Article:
That lineup has logged 116 minutes this season–not far behind the largest minute total of 126. But the offensive rating in this lineup was closer to average with only a 106.3 rating. Where this lineup separated itself from the rest of the league was defensively. In a semi-large sample this far into the season, this lineup was able to put up a defensive rating of 92.8. That would rank fourth in the league out of all lineups with at least 100 minutes played.

The Wizards’ next lineup with at least 100 minutes played is my personal favorite. This lineup features Beal, Ariza, Wall, Gortat and Nene. This lineup has their best net rating at 17.2. Their offensive play is flat out spectacular in this lineup. They have a 111.3 offensive rating in this lineup coupled with a defensive rating of 94.1. Their defensive rating mark is the fifth best in the league out off all lineups with at least 100 minutes played. Here’s the caveat, though–this lineup has only played 100 minutes together.

Their 111.3 offensive rating mark is the 8th best in the league out of all lineups with at least 100 minutes played. The chemistry here isn’t hard to find between Wall, Ariza and Beal. Their shooting really sets everything off. And it also provides a defensive element that is missing when Martell Webster is on the floor.

But what’s truly spectacular about them is that their pace in this lineup is through the roof. They have a 102.07 pace when playing with this lineup. That’s so much of an increase from their average 95.36. Their shooting in this lineup has been spectacular as well. They’ve got a 64.1% TS mark and a 62.1% eFG mark–both marks of excellence on the offensive end. We should see a lot more of this lineup going forward into the season.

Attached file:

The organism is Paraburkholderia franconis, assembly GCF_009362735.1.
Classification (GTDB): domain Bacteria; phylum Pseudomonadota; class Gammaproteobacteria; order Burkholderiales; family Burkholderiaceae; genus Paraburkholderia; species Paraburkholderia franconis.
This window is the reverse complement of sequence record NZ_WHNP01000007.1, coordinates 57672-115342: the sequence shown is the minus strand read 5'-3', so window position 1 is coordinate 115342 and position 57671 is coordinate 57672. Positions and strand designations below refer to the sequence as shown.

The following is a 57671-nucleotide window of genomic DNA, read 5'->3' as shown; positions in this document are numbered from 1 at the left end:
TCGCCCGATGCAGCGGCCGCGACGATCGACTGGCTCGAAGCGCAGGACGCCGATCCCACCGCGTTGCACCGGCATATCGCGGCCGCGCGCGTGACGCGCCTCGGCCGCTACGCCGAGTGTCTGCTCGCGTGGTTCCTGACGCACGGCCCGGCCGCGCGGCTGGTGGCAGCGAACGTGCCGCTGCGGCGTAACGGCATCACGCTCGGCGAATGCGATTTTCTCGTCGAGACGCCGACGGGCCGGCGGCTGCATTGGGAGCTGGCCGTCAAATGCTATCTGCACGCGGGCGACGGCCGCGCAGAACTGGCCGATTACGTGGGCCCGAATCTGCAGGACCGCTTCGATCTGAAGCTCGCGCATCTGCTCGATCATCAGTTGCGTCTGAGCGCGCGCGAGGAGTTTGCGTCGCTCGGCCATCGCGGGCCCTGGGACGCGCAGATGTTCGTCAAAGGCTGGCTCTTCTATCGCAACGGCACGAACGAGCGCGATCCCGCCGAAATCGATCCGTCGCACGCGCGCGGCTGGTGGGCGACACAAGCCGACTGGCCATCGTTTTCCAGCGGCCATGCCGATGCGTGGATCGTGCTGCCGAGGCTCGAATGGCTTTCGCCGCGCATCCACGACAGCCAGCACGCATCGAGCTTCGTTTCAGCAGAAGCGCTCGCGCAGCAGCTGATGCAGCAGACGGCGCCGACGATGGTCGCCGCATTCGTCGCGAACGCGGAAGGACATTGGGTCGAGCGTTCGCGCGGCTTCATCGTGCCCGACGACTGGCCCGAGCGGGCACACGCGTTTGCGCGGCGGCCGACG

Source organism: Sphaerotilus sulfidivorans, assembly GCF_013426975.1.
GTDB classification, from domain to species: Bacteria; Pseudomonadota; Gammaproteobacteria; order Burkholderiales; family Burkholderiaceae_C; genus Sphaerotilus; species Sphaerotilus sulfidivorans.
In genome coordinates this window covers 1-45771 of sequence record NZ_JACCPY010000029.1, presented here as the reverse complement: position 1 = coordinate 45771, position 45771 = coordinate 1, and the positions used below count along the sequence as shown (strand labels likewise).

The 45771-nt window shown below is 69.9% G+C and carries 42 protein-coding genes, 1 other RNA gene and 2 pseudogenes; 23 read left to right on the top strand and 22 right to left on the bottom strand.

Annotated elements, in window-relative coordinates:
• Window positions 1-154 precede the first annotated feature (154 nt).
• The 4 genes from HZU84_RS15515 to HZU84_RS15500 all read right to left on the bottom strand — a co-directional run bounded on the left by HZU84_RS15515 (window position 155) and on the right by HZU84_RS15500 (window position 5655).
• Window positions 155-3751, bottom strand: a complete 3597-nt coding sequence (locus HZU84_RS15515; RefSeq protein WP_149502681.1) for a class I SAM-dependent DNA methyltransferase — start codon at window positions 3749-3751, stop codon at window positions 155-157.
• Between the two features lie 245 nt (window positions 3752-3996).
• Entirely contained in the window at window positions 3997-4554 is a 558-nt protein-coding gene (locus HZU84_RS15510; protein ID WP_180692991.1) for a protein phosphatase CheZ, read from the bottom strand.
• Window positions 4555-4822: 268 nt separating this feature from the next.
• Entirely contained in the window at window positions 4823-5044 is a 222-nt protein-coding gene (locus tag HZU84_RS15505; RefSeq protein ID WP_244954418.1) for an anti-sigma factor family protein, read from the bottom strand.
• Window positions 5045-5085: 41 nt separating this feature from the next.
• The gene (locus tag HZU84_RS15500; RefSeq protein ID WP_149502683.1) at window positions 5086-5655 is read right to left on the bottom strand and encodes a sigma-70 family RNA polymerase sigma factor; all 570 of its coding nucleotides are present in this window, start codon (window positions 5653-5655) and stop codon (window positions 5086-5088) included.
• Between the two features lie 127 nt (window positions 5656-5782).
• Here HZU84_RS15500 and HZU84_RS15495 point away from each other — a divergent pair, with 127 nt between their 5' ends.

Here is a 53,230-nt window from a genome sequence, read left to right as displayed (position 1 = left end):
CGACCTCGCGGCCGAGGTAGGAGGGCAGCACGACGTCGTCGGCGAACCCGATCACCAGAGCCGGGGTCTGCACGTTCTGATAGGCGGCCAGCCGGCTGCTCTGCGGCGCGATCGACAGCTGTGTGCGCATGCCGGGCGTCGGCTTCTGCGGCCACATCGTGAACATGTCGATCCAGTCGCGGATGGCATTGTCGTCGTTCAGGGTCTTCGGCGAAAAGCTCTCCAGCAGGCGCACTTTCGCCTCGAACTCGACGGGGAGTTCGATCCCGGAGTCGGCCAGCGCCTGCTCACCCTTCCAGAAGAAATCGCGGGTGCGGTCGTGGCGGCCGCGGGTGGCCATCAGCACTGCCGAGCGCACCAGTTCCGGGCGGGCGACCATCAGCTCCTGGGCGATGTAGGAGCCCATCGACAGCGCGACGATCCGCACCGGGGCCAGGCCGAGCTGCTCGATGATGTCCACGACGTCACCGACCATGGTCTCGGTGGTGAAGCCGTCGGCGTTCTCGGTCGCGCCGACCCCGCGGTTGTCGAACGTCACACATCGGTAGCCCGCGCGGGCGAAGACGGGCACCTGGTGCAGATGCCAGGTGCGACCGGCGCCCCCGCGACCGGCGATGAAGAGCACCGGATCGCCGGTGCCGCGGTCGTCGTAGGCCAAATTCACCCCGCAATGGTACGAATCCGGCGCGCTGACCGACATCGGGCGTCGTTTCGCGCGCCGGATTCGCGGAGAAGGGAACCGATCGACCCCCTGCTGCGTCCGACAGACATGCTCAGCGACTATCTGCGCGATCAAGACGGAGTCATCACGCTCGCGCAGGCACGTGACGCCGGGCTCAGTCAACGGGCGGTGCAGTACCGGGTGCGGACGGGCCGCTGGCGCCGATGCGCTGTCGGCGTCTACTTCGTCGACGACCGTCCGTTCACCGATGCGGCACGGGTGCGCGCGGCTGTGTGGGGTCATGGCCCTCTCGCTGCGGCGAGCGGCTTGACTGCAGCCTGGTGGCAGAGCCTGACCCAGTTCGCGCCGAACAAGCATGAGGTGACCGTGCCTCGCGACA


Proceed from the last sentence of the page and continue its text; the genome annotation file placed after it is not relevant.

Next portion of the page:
The true issue still lies with the bench. The Wizards aren’t able to get out too many bench players on the floor at one time. They undo all of the great work that the starting units mentioned above have done. Randy Wittman has been forced to stagger the starter’s minutes for much of the season. That’s why we saw Bradley Beal leading the league in minutes played after coming off of a stress fracture injury. This is why John Wall was in the top 10 in the league in terms of minutes played this season.

Hopefully, with the improved play of Garrett Temple and Trevor Booker, the Wizards can become nine players deep instead of just seven. Martell Webster coming off of the bench should help now that he’s improved his handle on the ball and is a better creator. And yesterday, Nene playing with the second unit was very helpful. They were the most productive they had been in quite some time with Nene on the floor.

An interesting thing the Wizards could toy with going forward for offensive success is playing small ball. With both Martell Webster and Trevor Ariza in at the forward positions and Marcin Gortat playing center, the Wizards have a 12.3 net rating. Their offensive rating with this lineup is 109.3 and their defensive rating is a solid 97.1.  These marks are solid on both ends–especially offensively. And that would allow for a lot more space for the Wall/Gortat pick and roll combo to go to work.

Another interesting lineup was having Al Harrington at the power forward position with Ariza and Beal on the wings and Gortat at center. This lineup was a minus on the defensive end with a rating of 131.7. But I wonder how much of that can be attributed to Gortat’s early struggles in the defensive system. The offensive rating was 114.8, which is a stellar mark. They had a 64.1% TS mark and were up over 106 possessions as far as pace goes. This lineup had something going offensively.

There are a few issues, though. It only saw 16 minutes of floor time and that’s an extremely small sample. The numbers could go up or down on this lineup when talking in terms of both ends. I worry about it defensively because Harrington is always going to be a minus defender. I reserve a bit of hope for it because Ariza and Gortat have both been solid defensive players since the beginning of the season, though. It’d be interesting to see it once again when Harrington gets back on the floor in January.

The Wizards have some solid pieces to build upon going into this season. We should see more of these various lineups going forward and, hopefully, a bit of bench production will be sprinkled in. But this shows that health is the biggest issue for the Wizards going forward. They lost Bradley Beal, Nene and Martell Webster almost at the same time. That is what lead to their recent four game skid.

But if this team puts these same lineups on the floor going forward, they should be able to nab a homecourt slot in the Eastern Conference this season. They’re, at worst, the fourth seed in the East in terms of talent. They just have to stay on the floor in order to prove that.